Insights > Entergy Honors POW/MIA with Somber Remembrance of the ‘Empty Chair’

Entergy Honors POW/MIA with Somber Remembrance of the ‘Empty Chair’

09/25/2017

On Sept.15, Entergy employees created a ‘silent table’ display at the Echelon building in Jackson, Mississippi, as a way to remember the sacrifices Americans made to defend the United States.
On Sept.15, Entergy employees created a ‘silent table’ display at the Echelon building in Jackson, Mississippi, as a way to remember the sacrifices Americans made to defend the United States.
On Sept.15, Entergy employees created a ‘silent table’ display at the Echelon building in Jackson, Mississippi, as a way to remember the sacrifices Americans made to defend the United States.
On Sept.15, Entergy employees created a ‘silent table’ display at the Echelon building in Jackson, Mississippi, as a way to remember the sacrifices Americans made to defend the United States.
A table set for one, draped in white cloth, sits outside a cafeteria at Entergy's Echelon building in Jackson, Mississippi. As hundreds gaze in passing, questions swirl around the importance of this table, daintily set with a single rose.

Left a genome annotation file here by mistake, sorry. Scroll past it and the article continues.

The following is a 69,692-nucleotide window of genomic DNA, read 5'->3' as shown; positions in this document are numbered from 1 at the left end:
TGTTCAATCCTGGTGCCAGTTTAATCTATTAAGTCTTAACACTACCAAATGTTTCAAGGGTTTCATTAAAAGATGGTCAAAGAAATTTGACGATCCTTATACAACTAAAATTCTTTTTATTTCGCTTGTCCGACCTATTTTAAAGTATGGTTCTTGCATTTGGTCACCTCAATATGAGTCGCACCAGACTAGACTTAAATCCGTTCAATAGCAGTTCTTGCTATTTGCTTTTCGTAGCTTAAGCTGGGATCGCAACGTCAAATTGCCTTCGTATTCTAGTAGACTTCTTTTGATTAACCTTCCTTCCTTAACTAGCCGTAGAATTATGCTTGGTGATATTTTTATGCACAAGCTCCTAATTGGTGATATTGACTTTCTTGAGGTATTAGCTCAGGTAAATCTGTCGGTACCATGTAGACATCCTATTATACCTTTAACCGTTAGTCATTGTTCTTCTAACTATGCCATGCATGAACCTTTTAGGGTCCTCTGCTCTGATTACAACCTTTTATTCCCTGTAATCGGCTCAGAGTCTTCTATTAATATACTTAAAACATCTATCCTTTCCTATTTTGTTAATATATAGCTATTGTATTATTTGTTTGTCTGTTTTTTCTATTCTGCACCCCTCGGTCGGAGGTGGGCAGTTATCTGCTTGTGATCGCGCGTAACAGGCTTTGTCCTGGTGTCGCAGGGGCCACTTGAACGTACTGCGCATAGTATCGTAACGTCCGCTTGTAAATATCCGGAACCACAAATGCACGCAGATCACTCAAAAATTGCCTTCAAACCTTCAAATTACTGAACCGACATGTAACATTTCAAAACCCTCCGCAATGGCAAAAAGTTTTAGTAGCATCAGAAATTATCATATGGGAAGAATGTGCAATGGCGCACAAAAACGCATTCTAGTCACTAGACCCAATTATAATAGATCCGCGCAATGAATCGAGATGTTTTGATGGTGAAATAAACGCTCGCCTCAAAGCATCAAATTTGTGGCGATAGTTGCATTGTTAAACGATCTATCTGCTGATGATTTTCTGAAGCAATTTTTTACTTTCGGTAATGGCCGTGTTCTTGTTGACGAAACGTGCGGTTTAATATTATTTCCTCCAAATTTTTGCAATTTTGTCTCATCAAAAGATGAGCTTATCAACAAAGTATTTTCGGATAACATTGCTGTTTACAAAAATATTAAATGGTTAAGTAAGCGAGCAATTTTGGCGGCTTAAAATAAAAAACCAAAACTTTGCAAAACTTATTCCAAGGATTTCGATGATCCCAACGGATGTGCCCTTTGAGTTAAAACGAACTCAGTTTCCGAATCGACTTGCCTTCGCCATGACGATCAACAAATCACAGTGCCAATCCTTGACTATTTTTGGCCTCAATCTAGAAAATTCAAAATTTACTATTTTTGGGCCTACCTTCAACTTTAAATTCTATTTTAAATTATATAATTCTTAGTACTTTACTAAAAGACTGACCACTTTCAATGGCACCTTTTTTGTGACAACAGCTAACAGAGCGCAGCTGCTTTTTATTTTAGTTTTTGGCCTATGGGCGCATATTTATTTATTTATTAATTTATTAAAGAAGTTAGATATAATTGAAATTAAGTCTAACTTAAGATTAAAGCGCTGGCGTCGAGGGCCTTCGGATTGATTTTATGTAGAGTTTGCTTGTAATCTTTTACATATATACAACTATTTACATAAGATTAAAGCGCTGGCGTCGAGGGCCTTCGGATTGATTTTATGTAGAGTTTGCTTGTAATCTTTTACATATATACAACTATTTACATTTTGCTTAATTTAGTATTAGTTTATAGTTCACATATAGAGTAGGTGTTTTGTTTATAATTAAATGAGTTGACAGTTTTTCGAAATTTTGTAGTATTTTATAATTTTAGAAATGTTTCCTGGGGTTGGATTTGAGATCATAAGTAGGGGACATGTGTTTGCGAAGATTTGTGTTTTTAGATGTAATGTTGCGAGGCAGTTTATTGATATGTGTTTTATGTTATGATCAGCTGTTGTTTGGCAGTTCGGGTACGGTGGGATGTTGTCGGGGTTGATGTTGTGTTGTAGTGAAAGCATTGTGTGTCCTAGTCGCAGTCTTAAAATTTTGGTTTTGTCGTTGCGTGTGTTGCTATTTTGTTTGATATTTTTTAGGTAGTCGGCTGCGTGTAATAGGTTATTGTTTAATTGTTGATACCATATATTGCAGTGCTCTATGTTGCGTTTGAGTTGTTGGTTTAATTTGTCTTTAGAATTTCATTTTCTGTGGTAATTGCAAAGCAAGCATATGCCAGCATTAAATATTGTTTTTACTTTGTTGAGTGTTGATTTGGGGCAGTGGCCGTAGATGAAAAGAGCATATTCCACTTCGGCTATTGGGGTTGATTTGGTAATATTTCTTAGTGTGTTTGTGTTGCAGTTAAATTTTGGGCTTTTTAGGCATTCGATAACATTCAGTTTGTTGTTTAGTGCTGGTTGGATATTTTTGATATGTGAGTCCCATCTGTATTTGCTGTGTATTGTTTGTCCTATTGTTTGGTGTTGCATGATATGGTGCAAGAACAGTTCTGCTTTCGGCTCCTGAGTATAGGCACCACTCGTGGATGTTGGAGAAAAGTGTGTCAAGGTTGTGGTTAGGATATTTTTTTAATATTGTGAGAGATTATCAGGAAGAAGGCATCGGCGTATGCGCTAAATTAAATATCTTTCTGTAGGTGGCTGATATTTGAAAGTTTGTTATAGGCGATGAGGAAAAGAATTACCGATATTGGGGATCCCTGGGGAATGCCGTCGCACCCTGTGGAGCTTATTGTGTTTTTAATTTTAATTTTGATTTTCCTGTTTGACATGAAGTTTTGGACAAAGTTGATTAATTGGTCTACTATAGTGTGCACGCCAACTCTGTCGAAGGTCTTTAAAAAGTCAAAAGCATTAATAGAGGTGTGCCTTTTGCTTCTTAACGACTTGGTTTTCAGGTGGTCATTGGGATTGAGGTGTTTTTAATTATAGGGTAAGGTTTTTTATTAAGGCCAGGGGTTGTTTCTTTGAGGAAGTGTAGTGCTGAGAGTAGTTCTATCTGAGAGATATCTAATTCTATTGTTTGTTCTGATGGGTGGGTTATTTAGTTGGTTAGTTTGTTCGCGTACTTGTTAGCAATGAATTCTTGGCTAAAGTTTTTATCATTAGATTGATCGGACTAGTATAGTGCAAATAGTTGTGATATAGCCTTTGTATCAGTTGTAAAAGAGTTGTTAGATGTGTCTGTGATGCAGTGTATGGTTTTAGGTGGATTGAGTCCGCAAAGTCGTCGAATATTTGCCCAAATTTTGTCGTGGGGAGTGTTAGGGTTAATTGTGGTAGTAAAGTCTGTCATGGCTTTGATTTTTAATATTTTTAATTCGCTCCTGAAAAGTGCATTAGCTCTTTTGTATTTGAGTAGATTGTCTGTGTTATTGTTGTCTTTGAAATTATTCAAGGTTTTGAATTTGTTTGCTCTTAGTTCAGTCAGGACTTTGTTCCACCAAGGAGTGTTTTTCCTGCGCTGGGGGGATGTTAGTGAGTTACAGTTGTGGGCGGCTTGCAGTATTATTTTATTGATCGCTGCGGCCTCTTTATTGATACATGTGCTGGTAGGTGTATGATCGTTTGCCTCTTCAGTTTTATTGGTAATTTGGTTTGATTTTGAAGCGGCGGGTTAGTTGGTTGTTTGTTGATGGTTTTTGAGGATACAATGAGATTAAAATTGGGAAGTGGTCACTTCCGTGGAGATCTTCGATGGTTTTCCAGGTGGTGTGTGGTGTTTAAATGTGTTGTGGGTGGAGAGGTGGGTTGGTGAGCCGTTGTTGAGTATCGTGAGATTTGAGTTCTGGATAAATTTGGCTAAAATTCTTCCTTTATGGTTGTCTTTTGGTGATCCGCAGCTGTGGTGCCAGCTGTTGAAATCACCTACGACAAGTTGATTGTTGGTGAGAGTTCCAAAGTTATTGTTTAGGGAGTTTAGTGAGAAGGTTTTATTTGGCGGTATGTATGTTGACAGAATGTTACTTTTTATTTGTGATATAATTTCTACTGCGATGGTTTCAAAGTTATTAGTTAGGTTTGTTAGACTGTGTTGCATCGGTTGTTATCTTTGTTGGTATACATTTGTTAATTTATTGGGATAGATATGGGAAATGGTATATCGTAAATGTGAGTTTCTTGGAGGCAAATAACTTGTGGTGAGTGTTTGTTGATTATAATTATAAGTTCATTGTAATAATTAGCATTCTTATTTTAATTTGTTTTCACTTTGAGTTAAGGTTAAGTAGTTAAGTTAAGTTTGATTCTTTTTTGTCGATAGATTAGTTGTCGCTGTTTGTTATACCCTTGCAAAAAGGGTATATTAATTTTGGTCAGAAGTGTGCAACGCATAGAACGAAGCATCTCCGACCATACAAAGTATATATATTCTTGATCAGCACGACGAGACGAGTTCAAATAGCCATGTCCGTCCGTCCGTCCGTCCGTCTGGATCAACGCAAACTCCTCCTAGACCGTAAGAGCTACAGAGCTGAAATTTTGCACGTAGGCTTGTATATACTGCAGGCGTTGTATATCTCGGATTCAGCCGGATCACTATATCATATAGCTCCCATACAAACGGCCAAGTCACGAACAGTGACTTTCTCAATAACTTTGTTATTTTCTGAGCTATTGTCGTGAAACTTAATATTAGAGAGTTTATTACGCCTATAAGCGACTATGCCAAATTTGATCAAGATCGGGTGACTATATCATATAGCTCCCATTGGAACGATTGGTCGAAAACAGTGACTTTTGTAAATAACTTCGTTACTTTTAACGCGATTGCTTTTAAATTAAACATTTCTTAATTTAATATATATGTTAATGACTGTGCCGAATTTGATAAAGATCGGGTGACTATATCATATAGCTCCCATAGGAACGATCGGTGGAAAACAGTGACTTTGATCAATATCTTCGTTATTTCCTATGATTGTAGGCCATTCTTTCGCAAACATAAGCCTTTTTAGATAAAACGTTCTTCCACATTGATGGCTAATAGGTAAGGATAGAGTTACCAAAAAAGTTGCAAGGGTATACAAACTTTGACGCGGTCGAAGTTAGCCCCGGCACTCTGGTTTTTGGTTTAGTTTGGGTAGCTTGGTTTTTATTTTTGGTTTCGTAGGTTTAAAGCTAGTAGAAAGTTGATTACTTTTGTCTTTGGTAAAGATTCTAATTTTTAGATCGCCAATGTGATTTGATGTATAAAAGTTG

The POW/MIA movement recognizes the many men and women either captured as prisoners of war or missing in action. The tradition of setting a separate table in honor of these soldiers has been in place since the end of the Vietnam War.
 
On Sept. 15, Entergy employees crafted the ‘silent table’ as a way to remember the sacrifices Americans made to defend the nation. The display noted the following:
  • The table, set for one, is small to symbolize the frailty of a prisoner against his/her oppressor.  
  • The table is round to show America’s everlasting concern for the many missing men and women.  
  • The tablecloth is white to symbolize the purity of their intentions to respond to their country’s Call to Arms.
  • The candle’s flame symbolizes eternal life for the unselfish courage and valor demonstrated in the fight for freedom and democracy.
  • The single red rose, in a vase, reminds us of the families and loved ones of our comrades who keep the faith while awaiting answers.
  • The vase is tied with a ribbon as a symbol of our continued determination to account for the missing.
  • A slice of lemon on the bread plate is to remind us of the bitter fate of those captured or missing in a foreign land.
  • There is salt upon the bread plate to symbolize the family’s tears.
  • The glass is inverted because these soldiers cannot toast with us today.
  • Lastly, the chair is empty because these soldiers are not here.

Entergy employs thousands of veterans and those currently serving in the U.S. Armed Forces. These dedicated, disciplined and skilled employees provide a diverse perspective that is a strategic advantage for our business, and the company implements programs and initiatives to promote an inclusive culture for them. Learn more about our commitment to being a military-friendly employer.


Tags
Veterans  Military 
Corporate Editorial Team